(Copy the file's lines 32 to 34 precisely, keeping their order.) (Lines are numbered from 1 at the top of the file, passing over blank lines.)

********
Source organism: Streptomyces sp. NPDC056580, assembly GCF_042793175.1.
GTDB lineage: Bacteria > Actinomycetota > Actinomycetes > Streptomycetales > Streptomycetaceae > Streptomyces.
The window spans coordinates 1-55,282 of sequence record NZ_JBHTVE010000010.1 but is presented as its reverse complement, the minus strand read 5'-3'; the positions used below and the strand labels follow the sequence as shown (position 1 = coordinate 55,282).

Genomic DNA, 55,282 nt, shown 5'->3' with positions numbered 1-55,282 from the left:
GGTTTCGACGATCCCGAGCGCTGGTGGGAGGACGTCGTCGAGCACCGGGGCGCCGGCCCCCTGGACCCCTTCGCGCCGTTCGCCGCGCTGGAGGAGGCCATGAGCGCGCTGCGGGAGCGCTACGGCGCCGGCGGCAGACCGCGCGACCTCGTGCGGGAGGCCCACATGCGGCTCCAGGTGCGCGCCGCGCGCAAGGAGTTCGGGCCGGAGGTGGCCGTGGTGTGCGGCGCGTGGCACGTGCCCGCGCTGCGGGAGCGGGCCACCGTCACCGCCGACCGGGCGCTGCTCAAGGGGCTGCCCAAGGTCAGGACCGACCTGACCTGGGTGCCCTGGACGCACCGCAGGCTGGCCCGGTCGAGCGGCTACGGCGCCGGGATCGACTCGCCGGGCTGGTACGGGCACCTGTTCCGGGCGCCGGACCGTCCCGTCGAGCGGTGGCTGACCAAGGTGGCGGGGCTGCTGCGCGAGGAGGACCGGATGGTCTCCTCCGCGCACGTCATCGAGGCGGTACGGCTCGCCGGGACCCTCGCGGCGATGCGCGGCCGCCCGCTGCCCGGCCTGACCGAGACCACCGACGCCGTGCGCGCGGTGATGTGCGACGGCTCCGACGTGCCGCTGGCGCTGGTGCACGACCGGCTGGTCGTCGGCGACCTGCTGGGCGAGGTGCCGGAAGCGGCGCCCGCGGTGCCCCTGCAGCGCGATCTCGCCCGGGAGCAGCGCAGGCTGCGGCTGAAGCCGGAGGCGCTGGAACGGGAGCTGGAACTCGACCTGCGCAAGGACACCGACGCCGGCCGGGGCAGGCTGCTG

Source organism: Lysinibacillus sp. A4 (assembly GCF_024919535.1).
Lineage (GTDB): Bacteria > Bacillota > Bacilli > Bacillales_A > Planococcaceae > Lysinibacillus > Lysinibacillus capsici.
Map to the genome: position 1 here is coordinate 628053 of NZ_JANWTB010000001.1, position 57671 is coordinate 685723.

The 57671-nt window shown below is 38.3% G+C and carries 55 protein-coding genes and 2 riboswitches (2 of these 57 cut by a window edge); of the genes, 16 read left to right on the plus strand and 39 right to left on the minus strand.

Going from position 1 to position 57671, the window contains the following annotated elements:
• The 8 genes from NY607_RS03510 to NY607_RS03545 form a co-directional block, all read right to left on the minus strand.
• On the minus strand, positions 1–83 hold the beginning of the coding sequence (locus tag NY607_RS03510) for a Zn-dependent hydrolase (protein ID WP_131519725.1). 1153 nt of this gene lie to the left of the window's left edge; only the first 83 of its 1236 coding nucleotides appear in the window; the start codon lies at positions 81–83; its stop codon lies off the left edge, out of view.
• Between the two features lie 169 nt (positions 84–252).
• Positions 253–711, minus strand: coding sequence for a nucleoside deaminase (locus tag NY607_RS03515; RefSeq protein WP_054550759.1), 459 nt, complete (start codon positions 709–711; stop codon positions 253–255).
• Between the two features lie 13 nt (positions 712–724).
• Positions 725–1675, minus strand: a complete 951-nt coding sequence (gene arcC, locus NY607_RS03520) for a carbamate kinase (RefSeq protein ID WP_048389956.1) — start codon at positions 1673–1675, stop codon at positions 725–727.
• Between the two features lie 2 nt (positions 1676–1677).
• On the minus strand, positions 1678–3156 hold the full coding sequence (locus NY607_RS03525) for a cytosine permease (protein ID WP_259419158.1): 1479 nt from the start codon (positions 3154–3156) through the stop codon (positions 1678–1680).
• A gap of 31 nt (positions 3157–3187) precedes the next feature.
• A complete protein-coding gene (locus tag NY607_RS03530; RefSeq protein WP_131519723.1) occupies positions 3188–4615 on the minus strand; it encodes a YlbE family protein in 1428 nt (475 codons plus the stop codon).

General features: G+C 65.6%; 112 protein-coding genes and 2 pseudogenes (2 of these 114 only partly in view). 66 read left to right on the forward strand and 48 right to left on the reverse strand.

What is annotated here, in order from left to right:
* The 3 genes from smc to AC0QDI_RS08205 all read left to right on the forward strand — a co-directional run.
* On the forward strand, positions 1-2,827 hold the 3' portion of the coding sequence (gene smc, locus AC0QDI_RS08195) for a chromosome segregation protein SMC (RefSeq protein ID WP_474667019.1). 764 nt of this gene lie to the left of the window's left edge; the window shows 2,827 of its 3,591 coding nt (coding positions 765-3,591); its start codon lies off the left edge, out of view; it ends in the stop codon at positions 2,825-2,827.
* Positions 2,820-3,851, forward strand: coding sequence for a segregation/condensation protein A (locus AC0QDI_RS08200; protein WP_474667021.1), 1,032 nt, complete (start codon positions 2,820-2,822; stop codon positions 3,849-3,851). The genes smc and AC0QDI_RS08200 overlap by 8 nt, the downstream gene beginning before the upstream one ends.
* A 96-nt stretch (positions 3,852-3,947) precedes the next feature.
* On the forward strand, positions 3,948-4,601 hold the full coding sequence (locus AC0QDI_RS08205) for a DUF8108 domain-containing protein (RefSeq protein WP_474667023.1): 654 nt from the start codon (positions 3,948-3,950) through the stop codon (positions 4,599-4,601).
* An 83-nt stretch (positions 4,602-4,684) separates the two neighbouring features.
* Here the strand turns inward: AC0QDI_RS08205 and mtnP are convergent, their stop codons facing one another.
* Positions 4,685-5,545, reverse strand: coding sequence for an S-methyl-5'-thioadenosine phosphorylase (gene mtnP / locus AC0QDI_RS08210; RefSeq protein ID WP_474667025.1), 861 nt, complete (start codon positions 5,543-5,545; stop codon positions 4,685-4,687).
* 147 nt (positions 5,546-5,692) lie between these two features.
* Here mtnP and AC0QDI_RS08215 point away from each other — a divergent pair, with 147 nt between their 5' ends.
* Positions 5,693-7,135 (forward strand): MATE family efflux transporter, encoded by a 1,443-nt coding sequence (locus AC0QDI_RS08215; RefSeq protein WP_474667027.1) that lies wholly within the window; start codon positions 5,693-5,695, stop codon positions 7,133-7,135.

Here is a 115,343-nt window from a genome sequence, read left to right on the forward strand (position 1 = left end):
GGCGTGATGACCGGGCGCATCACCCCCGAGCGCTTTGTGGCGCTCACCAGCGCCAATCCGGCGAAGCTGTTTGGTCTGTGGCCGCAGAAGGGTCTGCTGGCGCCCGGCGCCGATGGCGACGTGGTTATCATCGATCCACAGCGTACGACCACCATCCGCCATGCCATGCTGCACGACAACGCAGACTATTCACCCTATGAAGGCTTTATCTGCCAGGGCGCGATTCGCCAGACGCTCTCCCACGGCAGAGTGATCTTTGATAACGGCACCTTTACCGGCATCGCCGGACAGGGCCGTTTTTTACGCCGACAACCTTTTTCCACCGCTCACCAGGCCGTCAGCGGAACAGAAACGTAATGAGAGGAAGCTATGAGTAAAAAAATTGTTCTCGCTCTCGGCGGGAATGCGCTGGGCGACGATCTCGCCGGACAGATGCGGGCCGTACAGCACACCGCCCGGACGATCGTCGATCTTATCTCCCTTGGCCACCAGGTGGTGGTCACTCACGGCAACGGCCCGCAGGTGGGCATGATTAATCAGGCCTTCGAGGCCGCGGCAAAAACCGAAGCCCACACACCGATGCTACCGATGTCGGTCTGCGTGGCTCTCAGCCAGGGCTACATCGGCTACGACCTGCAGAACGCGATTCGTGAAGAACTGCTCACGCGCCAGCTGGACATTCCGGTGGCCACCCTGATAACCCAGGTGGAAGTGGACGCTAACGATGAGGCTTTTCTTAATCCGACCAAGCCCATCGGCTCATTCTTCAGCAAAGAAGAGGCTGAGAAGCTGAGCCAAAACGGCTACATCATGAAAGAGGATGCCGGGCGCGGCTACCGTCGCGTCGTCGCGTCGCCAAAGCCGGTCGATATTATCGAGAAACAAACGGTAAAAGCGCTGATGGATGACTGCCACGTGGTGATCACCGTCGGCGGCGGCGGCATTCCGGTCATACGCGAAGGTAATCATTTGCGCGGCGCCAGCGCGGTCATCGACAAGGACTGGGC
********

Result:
* Here mtnP and AC0QDI_RS08215 point away from each other — a divergent pair, with 147 nt between their 5' ends.
* Positions 5,693-7,135 (forward strand): MATE family efflux transporter, encoded by a 1,443-nt coding sequence (locus AC0QDI_RS08215; RefSeq protein WP_474667027.1) that lies wholly within the window; start codon positions 5,693-5,695, stop codon positions 7,133-7,135.

Here is a 115,343-nt window from a genome sequence, read left to right on the forward strand (position 1 = left end):